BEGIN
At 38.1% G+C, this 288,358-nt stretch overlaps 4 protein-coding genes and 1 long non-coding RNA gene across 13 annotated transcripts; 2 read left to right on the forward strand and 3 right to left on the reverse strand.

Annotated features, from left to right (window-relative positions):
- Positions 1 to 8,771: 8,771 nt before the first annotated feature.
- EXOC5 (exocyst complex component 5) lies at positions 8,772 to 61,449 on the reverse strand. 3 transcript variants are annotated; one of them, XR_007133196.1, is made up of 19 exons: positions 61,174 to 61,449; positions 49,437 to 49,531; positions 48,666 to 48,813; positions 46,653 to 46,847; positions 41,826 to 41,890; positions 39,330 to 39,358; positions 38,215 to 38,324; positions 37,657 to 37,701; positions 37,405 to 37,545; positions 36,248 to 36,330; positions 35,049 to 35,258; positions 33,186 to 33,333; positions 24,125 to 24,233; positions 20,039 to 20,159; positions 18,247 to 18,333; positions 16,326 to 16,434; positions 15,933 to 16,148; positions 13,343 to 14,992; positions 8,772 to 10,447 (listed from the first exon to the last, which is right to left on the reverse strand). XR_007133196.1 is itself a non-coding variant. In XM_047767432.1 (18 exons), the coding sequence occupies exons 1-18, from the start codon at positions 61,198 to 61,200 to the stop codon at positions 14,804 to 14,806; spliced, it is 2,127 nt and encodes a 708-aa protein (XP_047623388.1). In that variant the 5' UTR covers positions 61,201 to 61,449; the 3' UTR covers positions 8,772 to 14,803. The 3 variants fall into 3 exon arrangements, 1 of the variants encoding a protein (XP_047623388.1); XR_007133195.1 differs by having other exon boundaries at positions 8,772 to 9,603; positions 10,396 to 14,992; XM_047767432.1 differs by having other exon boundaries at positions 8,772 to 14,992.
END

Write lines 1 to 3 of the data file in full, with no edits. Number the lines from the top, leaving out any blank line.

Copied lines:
At 38.1% G+C, this 288,358-nt stretch overlaps 4 protein-coding genes and 1 long non-coding RNA gene across 13 annotated transcripts; 2 read left to right on the forward strand and 3 right to left on the reverse strand.

Annotated features, from left to right (window-relative positions):
- Positions 1 to 8,771: 8,771 nt before the first annotated feature.